Sheol may also be different in that it holds a dim ray of hope.  Jesus’ post-crucifixion descent into Sheol seems to be for the purpose of saving some who are there. 1 Peter 4:6 makes this point.  What is criteria?  Are those in Sheol capable of faith?  Did Jesus go more than once or reach out to more than “those who disobeyed in the days of Noah?(1 Peter 3:18)  We don’t know.

The differences, though small, point to the importance of Judgment Day.  Judgment Day is the “line in the sand”.  Things change for the worst for those without Christ.  Things change for the better for those who are in Christ.

 

Can Near Death Experiences Be Deception?

What does it mean to die?  It certainly doesn’t mean to slip into non-existence.  When we die what is conscious and immaterial about us breaks from what is material.  People experience this sometimes as hovering above their bodies, or going through a tunnel toward a light, or they experience the horrors of Sheol, but many times the experience is of a joyful, loving Heavenly bliss.  No one who experiences these joys is interested in returning.  Life suddenly loses its interest.  But, as we know, many people are resuscitated and live to tell the story.  But is the story real and accurate?

The majority of reported experiences are of Heaven.  “Reported” may be the key word here.  Most people don’t want to report they experienced “Hell” or for that matter even remember the experience.  Those who experience “Heaven” are more willing to speak, though no one wants to be considered delusional.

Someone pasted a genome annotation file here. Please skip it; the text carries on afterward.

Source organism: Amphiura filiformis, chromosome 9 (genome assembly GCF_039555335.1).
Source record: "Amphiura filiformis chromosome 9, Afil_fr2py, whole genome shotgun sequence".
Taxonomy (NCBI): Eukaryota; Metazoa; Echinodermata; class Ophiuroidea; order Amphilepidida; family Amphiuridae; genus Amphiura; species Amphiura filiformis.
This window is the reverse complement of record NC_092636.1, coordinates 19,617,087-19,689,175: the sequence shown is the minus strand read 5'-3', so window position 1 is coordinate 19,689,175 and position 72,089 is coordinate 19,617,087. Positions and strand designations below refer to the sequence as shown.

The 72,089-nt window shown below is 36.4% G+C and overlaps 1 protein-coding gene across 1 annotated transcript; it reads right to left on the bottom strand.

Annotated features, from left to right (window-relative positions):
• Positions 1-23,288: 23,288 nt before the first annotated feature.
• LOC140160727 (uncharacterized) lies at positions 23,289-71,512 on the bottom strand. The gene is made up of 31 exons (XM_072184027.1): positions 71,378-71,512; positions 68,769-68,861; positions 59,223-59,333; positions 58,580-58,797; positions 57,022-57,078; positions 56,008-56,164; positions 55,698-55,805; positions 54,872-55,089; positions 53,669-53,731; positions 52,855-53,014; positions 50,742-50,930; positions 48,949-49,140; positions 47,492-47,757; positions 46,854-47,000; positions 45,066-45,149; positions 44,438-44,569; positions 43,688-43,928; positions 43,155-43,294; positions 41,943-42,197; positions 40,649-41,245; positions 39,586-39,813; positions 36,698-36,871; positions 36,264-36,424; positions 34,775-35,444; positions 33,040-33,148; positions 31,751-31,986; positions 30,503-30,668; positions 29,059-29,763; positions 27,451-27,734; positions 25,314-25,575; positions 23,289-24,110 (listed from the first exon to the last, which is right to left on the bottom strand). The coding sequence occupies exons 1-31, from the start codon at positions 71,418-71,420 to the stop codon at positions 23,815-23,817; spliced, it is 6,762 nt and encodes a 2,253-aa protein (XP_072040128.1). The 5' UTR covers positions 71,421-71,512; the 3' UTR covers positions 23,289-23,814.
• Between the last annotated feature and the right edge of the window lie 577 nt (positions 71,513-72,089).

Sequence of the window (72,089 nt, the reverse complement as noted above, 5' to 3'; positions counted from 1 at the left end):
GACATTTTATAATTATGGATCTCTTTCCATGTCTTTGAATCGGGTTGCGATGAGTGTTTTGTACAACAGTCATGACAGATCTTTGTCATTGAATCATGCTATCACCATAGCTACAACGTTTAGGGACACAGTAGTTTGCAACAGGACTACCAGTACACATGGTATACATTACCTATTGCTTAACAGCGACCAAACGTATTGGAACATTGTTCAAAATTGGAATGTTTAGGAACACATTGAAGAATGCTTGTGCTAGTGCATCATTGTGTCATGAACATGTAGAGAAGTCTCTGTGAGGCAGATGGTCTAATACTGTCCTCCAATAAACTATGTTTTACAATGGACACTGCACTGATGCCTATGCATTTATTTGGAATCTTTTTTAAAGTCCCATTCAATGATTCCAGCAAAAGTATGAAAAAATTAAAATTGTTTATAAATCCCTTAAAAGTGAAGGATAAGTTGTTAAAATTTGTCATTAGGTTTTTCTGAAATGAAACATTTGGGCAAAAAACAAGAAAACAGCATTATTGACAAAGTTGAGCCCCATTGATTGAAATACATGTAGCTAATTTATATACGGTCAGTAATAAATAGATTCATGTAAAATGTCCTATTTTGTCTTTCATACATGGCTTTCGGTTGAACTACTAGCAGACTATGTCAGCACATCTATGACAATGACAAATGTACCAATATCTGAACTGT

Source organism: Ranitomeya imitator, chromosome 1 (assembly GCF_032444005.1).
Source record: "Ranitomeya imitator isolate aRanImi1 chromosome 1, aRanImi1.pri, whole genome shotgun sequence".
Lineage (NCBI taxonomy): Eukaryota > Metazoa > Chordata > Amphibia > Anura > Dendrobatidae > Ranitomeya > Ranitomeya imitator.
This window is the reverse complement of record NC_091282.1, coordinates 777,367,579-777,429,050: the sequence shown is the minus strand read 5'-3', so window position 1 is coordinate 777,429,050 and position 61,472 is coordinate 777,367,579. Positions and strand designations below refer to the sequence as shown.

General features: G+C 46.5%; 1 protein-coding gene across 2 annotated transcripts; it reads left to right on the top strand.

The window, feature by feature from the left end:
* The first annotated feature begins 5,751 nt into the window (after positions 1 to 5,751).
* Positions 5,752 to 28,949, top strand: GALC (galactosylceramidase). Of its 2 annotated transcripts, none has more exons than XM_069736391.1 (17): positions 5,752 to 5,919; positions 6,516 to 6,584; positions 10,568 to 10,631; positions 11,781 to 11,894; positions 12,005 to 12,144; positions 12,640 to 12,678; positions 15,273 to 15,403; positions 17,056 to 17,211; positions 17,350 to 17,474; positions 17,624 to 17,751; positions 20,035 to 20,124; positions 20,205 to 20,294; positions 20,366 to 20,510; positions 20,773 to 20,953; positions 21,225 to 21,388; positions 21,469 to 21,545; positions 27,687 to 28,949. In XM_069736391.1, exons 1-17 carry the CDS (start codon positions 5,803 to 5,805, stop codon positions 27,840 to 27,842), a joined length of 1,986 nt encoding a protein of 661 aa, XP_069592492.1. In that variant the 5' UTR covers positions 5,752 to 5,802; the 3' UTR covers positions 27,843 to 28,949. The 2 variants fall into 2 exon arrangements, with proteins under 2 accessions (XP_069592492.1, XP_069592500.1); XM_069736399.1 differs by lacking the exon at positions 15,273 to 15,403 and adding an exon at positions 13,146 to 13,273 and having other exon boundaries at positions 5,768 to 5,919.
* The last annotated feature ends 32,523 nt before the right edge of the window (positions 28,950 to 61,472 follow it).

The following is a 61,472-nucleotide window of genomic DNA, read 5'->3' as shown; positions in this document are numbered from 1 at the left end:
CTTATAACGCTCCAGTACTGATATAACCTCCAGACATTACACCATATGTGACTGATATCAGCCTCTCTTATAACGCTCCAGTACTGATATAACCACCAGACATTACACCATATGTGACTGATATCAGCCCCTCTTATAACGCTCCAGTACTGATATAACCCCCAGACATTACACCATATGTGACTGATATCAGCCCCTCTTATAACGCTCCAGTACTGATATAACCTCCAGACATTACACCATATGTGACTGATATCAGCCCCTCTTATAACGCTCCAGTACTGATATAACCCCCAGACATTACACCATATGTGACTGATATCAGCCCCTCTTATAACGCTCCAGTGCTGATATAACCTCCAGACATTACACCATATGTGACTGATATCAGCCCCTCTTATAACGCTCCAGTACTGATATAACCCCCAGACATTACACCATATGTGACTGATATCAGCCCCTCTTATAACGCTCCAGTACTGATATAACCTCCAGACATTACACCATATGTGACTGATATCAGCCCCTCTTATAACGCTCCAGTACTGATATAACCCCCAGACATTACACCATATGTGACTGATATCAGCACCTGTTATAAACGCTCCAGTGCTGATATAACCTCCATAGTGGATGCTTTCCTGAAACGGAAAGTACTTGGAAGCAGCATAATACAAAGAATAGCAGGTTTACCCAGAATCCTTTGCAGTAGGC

I don’t doubt the reality of Heaven nor the possibility that one might experience a bit of Heaven in a NDE.  I do have some doubts that everybody who reports seeing Heaven actually did see it.

A fairly large group of people return proclaiming a message that Heaven is a place of pure love that everyone will experience.  They endorse universal salvation.  This pronouncement runs contrary to those who experience Sheol.  It also runs contrary to what Jesus proclaims in the Bible.  Jesus says, “I am the way, and the truth and the life.  No one comes to the Father except through me.”  He also states, “For the gate is wide and the way is easy that leads to destruction, and those who enter by it are many.”  That’s not universal salvation.  How did people come back to life with a contrary message?

Transcendental Meditation seems to have a similar capability of separating your conscious self from the physical self.  This practice is not benign.  Some practitioners have reported experiencing evil, perhaps Satan himself, in whatever dimension TM puts you.  Could death, even temporary death, also put a person into a dimensional space (not Heaven) to encounter a spiritual being who there to deceive?  I think the answer is “yes”; and all experiences, no matter how positive or blissful, need to be tested.

I would very much wish for universal salvation.  Even God desires universal salvation.  But if universal salvation is not the truth, then a message of universal salvation is extremely dangerous and is exactly the type of misinformation that Satan wants to spread.

The goal of those who experience a NDE and return with a message of universal salvation is not to deceive.  They want to spread hope and remove the fear of death.  But they are the one’s who have been deceived.  We are neophytes when it comes to experiencing death.  We don’t know what we are experiencing and could easily be misled.  Perhaps this is part of the reason why God strongly forbade practices that could lead to such out of body experiences.  A NDE just happens to us, but discerning the reality of the experience takes some caution.